The Association of Independent Professionals and the Self Employed (IPSE) has praised the UK’s contracting and freelancing workforce for their contribution to a major hike in productivity recorded in new Office for National Statistics data.
Britain’s economic productivity accelerated at its fastest rate in over six years in the three months leading to the end of September last year, the ONS figures show. In Q3 2017, output per hour worked climbed by 0.9% on the previous quarter. This represents the first productivity increase since the latter part of 2016 and the largest growth since Q2 2011.
The UK economy slowed in 2017, partly due to the fall in sterling occasioned by the aftermath of the decision to withdraw from the European Union. As a result, inflation climbed, denting both business confidence and consumer spending. Despite these drags on the economy, productivity still managed to rise, partly because of a fall in the number of people in work which meant that there were fewer people to divide the total productivity between.
The British Government has made numerous efforts to boost productivity and has attributed previous lacklustre performances to the country’s strong job creation, which has slashed unemployment to rates not seen in 40 years.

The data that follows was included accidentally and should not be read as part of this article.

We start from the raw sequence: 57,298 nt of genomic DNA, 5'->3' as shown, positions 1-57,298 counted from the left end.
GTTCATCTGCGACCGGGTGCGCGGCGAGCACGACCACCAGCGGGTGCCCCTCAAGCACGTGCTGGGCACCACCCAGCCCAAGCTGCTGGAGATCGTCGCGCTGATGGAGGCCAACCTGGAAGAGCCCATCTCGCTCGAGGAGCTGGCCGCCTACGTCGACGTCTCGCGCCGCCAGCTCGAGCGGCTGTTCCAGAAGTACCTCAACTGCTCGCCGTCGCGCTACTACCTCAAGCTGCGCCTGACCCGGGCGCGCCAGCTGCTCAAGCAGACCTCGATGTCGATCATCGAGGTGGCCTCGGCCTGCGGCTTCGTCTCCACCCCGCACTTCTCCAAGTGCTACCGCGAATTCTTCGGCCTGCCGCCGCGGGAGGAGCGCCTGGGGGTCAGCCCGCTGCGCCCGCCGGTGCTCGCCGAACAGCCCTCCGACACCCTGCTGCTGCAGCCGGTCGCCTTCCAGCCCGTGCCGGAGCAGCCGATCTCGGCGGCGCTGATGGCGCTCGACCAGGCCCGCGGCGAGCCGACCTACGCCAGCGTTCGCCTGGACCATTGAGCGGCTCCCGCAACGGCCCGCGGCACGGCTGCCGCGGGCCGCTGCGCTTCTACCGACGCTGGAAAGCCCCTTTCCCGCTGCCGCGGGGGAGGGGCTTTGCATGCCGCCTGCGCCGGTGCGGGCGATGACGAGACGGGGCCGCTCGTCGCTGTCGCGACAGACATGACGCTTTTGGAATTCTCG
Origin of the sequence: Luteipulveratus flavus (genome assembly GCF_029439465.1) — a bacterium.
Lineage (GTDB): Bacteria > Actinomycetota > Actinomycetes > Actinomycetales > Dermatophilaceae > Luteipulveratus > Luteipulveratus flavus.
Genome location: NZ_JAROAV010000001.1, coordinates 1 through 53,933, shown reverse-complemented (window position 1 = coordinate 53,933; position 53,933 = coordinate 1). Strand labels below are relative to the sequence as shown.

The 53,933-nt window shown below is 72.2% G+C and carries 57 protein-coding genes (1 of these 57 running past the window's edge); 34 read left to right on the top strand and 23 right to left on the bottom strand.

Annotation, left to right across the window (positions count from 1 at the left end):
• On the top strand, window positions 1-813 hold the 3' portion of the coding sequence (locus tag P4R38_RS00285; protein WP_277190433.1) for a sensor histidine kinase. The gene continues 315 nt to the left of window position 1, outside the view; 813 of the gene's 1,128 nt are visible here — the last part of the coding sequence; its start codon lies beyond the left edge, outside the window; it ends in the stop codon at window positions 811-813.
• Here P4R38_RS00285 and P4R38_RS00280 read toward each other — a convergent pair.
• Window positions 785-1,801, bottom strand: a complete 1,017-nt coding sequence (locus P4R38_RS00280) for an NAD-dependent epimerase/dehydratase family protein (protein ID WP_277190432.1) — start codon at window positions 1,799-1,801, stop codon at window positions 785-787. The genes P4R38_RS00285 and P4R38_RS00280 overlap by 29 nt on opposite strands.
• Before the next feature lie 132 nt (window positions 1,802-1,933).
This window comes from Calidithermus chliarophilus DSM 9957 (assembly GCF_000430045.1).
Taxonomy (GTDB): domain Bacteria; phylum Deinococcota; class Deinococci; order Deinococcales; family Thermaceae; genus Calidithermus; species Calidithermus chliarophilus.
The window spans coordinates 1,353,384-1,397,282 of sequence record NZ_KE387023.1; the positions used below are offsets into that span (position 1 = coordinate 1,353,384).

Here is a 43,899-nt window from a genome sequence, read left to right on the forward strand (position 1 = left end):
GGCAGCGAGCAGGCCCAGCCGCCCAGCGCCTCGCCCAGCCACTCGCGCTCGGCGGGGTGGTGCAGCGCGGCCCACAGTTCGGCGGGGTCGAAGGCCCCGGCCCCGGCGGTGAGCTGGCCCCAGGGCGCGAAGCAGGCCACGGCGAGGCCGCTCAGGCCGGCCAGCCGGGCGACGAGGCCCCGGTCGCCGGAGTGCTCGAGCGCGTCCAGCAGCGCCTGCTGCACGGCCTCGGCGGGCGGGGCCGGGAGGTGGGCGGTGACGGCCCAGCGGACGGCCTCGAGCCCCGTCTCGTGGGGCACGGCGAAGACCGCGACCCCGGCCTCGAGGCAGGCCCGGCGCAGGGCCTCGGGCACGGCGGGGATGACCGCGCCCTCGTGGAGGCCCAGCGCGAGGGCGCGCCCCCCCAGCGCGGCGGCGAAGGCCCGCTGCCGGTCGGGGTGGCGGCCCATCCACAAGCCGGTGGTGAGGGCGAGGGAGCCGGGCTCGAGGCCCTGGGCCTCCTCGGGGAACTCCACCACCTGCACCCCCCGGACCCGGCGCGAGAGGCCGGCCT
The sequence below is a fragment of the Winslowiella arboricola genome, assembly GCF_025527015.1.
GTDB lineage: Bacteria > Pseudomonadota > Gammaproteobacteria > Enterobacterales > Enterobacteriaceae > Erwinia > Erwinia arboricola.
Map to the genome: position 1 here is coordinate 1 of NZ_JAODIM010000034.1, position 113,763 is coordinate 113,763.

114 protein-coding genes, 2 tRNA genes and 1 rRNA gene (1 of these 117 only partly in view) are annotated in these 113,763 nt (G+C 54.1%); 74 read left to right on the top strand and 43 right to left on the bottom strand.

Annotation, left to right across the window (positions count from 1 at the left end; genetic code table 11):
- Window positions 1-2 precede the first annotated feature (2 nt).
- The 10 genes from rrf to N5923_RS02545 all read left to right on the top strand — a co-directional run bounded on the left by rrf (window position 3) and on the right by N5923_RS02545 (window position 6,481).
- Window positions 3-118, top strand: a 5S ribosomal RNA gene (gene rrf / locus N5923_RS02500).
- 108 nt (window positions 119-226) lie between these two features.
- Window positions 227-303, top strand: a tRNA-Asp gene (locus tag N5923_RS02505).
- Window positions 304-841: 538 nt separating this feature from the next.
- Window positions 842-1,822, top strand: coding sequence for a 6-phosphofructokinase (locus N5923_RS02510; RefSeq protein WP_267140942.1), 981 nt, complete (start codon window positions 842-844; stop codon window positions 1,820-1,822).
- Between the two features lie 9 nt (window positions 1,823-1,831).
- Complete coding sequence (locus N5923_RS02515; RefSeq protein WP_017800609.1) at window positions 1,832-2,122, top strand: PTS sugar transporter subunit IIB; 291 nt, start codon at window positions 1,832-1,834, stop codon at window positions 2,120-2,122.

Strikingly, productivity in the public services, which had declined by 0.5% in Q2 2017, grew by 0.7% in the third quarter.
Commenting on the development, IPSE’s Political and Economic Adviser, Tom Purvis, acknowledged that productivity had remained a stubborn challenge for the British economy in the wake of the global financial crisis of 2008. Sluggish growth was the defining characteristic of one quarter after another, he noted, but the new figures may signal a turning point at last.
Slow growth in productivity, he observed, had hit living standards significantly as earnings were not expected to match their pre-recession levels until the 2020s. IPSE’s own survey of freelancing and contracting professionals revealed that they were experiencing a squeeze on their day rates. Productivity increases, he said, could help alleviate these concerns.
“The service sector drove the bulk of the productivity growth and the ever-increasing number of self-employed people deserve credit for the important role that they play in the UK economy. The service sector has provided many opportunities for self-employment – from cleaning positions to business consultants.
“The UK is now reaping the rewards of a flexible labour market and we hope that the Government takes note of the contribution the self-employed make to the economy – all £255 billion of it. Now is the time to get behind the self-employed workforce and continue to support them so that the UK can benefit from consistent productivity growth.”